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Madame Bovary
by Gustave Flaubert




Gustave Flaubert

Gustave Flaubert

About the Book

When Emma Rouault marries dull, provincial doctor Charles Bovary, her dreams of an elegant and passionate life crumble. She escapes into sentimental novels but finds her fantasies dashed by the tedium of her days. Motherhood proves to be a burden; religion is only a brief distraction. She spends lavishly and embarks on a series of disappointing affairs. Soon heartbroken and crippled by debts, Emma takes drastic action with tragic consequences for her husband and daughter.

About the Author

Gustave Flaubert was born in Rouen in 1821, the son of a prominent physician. A solitary child, he was attracted to literature at an early age, and after his recovery from a nervous breakdown suffered while a law student, he turned his total energies to writing. Aside from journeys to the Near East, Greece, Italy, and North Africa, and a stormy liaison with the poetess Louise Colet, his life was dedicated to the practice of his art. The form of his work was marked by intense aesthetic scrupulousness and passionate pursuit of le mot juste; its content alternately reflected scorn for French bourgeois society and a romantic taste for exotic historical subject matter. The success of Madame Bovary (1857) was ensured by government prosecution for “immorality”; Salammbô (1862) and The Sentimental Education (1869) received a cool public reception; not until the publication of Three Tales (1877) was his genius popularly acknowledged. Among fellow writers, however, his reputation was supreme. His circle of friends included Turgenev and the Goncourt brothers, while the young Guy de Maupassant underwent an arduous literary apprenticeship under his direction. Increasing personal isolation and financial insecurity troubled his last years. His final bitterness and disillusion were vividly evidenced in the savagely satiric Bouvard and Pécuchet, left unfinished at his death in 1880.

Discussion Questions

  1. In 1857 Flaubert was arrested and tried for obscenity for his novel Madame Bovary (he was acquitted). By present-day standards, is the novel obscene? Is it shocking? 
  2. It's often said that the first chapter of a book is the most important. Did the first chapter of Madame Bovary hook you?
  3. The book begins with a "fish out of water" situation: Charles the bumpkin comes to the big city to attend school. How does this early experience shape Charles? Does he become any more sophisticated as an adult? Does he fit into Yonville? Does he fit into his profession? Is Emma, as a child, a misfit too? As an adult, does she find a place to fit in?
  4. What does Emma want from life?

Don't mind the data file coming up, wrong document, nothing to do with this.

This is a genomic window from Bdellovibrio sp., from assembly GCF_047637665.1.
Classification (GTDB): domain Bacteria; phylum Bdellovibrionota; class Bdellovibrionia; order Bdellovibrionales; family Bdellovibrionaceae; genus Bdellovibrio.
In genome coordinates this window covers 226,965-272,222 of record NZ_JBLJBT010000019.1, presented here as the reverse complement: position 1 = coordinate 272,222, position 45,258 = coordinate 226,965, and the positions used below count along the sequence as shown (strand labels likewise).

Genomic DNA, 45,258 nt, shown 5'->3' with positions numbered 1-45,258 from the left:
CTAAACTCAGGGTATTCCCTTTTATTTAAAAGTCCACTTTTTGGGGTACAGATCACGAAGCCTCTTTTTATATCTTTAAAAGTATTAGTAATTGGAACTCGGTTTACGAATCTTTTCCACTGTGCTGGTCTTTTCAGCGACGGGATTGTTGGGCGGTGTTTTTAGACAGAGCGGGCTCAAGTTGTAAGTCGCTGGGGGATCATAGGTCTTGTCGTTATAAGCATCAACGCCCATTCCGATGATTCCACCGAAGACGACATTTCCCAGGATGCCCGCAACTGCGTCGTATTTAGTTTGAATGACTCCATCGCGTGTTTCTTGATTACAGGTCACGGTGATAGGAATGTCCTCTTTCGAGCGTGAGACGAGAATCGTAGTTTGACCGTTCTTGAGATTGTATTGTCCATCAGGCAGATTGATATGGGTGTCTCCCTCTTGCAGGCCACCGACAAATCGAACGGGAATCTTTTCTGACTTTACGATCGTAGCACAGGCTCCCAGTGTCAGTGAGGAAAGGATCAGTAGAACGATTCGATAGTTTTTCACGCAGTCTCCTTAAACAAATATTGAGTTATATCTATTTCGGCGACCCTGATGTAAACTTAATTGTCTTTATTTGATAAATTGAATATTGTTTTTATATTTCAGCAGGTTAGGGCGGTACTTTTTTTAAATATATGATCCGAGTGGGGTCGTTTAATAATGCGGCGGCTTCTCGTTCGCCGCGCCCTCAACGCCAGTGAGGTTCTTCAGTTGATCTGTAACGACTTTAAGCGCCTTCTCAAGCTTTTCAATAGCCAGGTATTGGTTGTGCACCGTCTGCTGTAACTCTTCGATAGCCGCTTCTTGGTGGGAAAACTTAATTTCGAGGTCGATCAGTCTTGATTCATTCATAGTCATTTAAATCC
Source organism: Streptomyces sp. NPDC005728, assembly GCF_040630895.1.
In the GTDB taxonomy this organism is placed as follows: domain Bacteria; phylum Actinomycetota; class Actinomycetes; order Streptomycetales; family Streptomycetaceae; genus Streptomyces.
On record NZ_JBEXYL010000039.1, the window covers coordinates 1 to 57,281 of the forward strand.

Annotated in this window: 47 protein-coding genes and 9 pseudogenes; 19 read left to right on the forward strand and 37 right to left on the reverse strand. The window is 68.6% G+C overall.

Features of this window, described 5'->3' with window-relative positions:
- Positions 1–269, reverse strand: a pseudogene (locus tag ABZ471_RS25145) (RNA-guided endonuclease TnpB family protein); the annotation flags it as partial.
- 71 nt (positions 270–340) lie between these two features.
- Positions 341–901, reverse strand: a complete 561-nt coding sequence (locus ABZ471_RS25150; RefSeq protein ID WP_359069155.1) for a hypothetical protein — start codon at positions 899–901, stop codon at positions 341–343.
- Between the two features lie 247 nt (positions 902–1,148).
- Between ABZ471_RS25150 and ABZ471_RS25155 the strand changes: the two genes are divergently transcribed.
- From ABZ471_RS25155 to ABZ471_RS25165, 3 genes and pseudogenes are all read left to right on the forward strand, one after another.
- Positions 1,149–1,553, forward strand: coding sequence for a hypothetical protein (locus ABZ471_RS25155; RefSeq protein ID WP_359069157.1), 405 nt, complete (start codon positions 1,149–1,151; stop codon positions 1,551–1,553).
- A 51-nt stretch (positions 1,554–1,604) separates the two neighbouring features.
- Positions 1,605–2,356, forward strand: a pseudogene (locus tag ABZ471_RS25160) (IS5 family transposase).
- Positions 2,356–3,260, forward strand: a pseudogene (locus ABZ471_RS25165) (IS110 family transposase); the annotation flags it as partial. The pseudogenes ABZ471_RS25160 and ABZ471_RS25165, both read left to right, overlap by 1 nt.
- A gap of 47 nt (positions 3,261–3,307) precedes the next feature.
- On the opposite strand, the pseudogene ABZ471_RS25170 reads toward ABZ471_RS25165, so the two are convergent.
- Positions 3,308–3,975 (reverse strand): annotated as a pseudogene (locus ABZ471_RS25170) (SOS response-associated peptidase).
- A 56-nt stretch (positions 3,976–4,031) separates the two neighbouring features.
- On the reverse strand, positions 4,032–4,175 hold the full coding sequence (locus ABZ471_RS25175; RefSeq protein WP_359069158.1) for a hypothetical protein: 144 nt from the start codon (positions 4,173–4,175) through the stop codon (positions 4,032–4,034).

5. Consider the education that Charles receives. How does his schooling help to shape him into the man he becomes? Consider the same for Emma.
  6. Consider the kinds of material that Emma reads. How do they shape her view of the world? Consider the kinds of material that Charles reads. How do they shape his view?
  7. Considering the great amount of influence that books and journals have, especially on Emma and Humais, is Flaubert condemning other writers? 
  8. What are Charles' expectations for his first marriage? For his second marriage? Does either marriage live up to those expectations? What does he learn from the failure of those marriages?
  9. What are Emma's expectations for marriage? Why does she marry Charles? 
  10. What role does Charles want to play as a husband and a father? What role does Emma want to play as a wife and a mother?
  11. What part do the in‐laws play in the Bovarys' marriage? 
  12. Would Emma be happier in 21st century America than in 19th century France?
  13. In 1963 Betty Friedan wrote The Feminine Mystique, a close look at the frustration and disappointment in the loss of their dreams that many American middle-class housewives were feeling. If you're familiar with Friedan's book, would you say that Emma is a victim of the feminine mystique? Is she a victim of anything? Would you consider Madame Bovary to be a feminist novel?
  14. The novel takes a microscopic look at a segment of society that, in the early 1800's, was new: the middle class. What does Flaubert seem to be saying about merchants and professionals?
  15. Flaubert shows us only glimpses of the upper class and the lower class. Why?
  16. Why did Flaubert include the blind man's story? Why did he include Hippolyte's story?
  17. Humais emerges victorious in the end. What point is Flaubert making with this?
  18. Why does Emma commit suicide?
  19. What role did fate play in her life?
  20. Is Emma a sympathetic character? Is Charles a sympathetic character?
  21. Flaubert has been often quoted as saying, "Madame Bovary, c'est moi," but how well does Flaubert understand Emma?